In reply to an earlier post on Dec 20, 2007 2:45:36 PM PST
S. Kirzner says:
I read an interview with JW online about her book, and her husband had urged to write the story much earlier (almost 20 year) and it took her that long to gain the forgiving perspective. Just google jeannette walls, and just about the first thing that comes up about her is that article which is from some news source at msnbc.
The interview is illuminating.

In reply to an earlier post on Mar 4, 2008 9:03:46 AM PST
Susan B. says:
Being the child of two alcoholics, it is true that they do a great deal of damage. However, as an adult coming to terms with my own upbringing (through the companion 12 step programs of Alanon and Adult Children of Alcoholics groups) , I, like Jeanette, chose to take responsibility for my own life and mental health, rather than living as a victim. You can live your life consumed with resentment, but as one wise person said, that's like swallowing poison and expecting the other person to suffer. Sooner or later you have to take charge of your own happiness.

No one is unidimensional; were Rex and Rosemary dreadful 'parents' (the word barely fits) whose right to parent their children should have been revoked many times over? Absolutely. Were they neglectful, narcissistic, addicted, mentally ill, passively and actively abusive? No question. BUT - they also loved their children (albeit in their own severely impaired way). Their father's brilliance and mother's artistry splashed onto their children (with the possible exception of Maureen, who never really got to benefit from this side of her parents because their diseases were so far advanced by the time she came along.). They did teach their children to love learning, to appreciate beauty, to embrace higher level thought, and to become who they were as individuals -others' opionions be damned. Rex's gift of a star when he had no money to buy a present was sad but incredibly loving and beautiful. Was this enough? Of course not. There is NO excuse for parental neglect and abuse. But Jeannette has done what anyone coming to terms with parents who fell down on the job must do if s/he is going to live his/her own life fully: embrace the WHOLE picture. The pain, the horror, as well as the gifts. Is Jeannette done with this process? Likely not. My guess is she'll spend the rest of her adult life processing the first half of her life little by little, and continue to get new insights on a regular basis for as long as she lives (if she stays open to the experience). She describes some of the horror of her life with a detachment often heard in stories told by abuse victims. The reviewers called her telling "sparse" (or something like that) - it works in this case for the telling of the story - my guess, though, is that there might be a lot more feeling yet to be embraced behind that spareness of language.

It's all grist for the personhood mill...

In reply to an earlier post on Mar 4, 2008 9:06:35 AM PST
Susan B. says:
Being the child of two alcoholics, it is true that they do a great deal of damage. However, as an adult coming to terms with my own upbringing (through the companion 12 step programs of Alanon and Adult Children of Alcoholics groups) , I, like Jeanette, chose to take responsibility for my own life and mental health, rather than living as a victim. You can live your life consumed with resentment, but as one wise person said, that's like swallowing poison and expecting the other person to suffer. Sooner or later you have to take charge of your own happiness.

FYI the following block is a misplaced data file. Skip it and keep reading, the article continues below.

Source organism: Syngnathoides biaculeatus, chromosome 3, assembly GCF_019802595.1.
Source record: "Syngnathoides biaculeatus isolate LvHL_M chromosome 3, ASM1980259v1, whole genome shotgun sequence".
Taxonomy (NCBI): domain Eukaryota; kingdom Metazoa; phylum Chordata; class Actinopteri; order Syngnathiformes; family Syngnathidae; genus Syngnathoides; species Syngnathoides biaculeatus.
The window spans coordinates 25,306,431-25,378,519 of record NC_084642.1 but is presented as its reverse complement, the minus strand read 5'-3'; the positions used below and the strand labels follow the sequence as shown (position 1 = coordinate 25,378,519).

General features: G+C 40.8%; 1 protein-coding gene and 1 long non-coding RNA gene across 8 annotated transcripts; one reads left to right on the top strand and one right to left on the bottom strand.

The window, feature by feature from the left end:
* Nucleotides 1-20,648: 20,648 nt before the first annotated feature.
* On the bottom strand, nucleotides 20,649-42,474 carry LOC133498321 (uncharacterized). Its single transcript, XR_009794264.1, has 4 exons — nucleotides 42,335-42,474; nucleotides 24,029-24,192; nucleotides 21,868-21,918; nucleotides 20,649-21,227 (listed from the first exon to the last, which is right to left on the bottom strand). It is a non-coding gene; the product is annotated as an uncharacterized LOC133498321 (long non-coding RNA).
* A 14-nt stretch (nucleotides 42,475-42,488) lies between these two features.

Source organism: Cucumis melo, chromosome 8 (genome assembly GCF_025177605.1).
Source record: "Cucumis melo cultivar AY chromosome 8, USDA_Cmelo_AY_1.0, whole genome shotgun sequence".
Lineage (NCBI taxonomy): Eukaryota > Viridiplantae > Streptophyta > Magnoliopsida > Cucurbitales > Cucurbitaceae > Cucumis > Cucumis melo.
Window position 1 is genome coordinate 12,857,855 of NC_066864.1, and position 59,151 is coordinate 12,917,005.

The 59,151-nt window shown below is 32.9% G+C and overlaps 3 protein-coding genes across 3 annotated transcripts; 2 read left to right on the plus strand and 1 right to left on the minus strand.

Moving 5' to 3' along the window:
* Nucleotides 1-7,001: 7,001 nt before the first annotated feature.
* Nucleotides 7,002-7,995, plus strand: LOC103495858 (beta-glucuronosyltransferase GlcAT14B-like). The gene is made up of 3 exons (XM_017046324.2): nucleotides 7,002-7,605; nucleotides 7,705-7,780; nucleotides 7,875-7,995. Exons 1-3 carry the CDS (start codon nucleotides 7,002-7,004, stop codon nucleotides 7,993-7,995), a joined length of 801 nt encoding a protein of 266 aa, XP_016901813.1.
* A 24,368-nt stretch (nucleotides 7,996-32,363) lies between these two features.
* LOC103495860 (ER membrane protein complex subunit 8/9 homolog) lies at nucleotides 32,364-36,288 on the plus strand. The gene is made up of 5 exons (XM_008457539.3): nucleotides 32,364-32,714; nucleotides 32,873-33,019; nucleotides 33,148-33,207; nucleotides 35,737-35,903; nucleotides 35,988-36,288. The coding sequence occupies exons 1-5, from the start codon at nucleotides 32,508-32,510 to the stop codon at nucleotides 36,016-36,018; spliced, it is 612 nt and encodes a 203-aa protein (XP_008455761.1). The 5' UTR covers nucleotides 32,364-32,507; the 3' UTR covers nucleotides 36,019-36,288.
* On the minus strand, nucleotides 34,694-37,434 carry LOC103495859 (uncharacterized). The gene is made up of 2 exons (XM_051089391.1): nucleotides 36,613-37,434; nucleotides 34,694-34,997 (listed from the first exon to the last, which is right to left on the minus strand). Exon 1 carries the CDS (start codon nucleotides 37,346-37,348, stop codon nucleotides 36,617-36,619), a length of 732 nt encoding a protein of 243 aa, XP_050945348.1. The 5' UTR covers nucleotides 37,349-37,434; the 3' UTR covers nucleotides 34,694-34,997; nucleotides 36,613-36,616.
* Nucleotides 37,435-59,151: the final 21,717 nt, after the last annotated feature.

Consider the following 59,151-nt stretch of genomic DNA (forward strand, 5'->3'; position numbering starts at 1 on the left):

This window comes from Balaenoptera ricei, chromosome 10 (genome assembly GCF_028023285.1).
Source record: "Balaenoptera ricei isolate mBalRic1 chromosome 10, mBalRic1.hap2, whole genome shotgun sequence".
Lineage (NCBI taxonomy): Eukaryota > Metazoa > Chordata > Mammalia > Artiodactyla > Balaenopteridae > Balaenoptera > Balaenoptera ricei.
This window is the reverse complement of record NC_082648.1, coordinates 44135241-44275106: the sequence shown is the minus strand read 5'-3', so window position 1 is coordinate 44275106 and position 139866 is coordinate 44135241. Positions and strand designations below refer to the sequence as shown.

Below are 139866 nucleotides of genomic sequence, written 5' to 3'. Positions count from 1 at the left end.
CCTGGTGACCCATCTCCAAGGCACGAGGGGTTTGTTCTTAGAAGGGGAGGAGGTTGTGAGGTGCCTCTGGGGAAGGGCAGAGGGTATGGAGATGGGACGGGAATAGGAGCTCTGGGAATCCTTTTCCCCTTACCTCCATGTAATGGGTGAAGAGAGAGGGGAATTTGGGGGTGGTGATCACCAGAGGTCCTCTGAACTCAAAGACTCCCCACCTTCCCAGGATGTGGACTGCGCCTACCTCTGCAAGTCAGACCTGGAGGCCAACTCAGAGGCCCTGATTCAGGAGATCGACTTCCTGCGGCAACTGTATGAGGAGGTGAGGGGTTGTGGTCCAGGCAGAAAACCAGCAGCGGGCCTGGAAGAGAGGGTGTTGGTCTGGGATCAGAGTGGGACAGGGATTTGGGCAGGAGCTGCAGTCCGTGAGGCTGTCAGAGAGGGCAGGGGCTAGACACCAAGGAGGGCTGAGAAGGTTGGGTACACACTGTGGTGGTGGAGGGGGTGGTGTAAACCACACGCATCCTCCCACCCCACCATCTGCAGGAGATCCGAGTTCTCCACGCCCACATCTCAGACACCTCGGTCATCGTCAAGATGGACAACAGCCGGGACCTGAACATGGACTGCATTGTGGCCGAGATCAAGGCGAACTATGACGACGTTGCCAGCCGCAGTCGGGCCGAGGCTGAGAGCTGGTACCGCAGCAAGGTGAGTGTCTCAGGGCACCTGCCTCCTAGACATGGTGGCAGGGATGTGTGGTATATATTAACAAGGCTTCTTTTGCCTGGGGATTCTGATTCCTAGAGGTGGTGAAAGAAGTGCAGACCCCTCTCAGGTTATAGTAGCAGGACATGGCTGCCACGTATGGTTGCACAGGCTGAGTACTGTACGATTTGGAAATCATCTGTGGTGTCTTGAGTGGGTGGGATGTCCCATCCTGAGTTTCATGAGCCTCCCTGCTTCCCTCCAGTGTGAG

No one is unidimensional; were Rex and Rosemary dreadful 'parents' (the word barely fits) whose right to parent their children should have been revoked many times over? Absolutely. Were they neglectful, narcissistic, addicted, mentally ill, passively and actively abusive? No question. BUT - they also loved their children (albeit in their own severely impaired way). Their father's brilliance and mother's artistry splashed onto their children (with the possible exception of Maureen, who never really got to benefit from this side of her parents because their diseases were so far advanced by the time she came along.). They did teach their children to love learning, to appreciate beauty, to embrace higher level thought, and to become who they were as individuals -others' opionions be damned. Rex's gift of a star when he had no money to buy a present was sad but incredibly loving and beautiful. Was this enough? Of course not. There is NO excuse for parental neglect and abuse. But Jeannette has done what anyone coming to terms with parents who fell down on the job must do if s/he is going to live his/her own life fully: embrace the WHOLE picture. The pain, the horror, as well as the gifts. Is Jeannette done with this process? Likely not. My guess is she'll spend the rest of her adult life processing the first half of her life little by little, and continue to get new insights on a regular basis for as long as she lives (if she stays open to the experience). She describes some of the horror of her life with a detachment often heard in stories told by abuse victims. The reviewers called her telling "sparse" (or something like that) - it works in this case for the telling of the story - my guess, though, is that there might be a lot more feeling yet to be embraced behind that spareness of language.

It's all grist for the personhood mill...

In reply to an earlier post on Mar 12, 2008 11:30:18 AM PDT
they may have decided against having children because of their family history of alcoholism and mental illness.

In reply to an earlier post on Mar 31, 2008 12:25:52 PM PDT
E. Weidman says:
E. Aretz,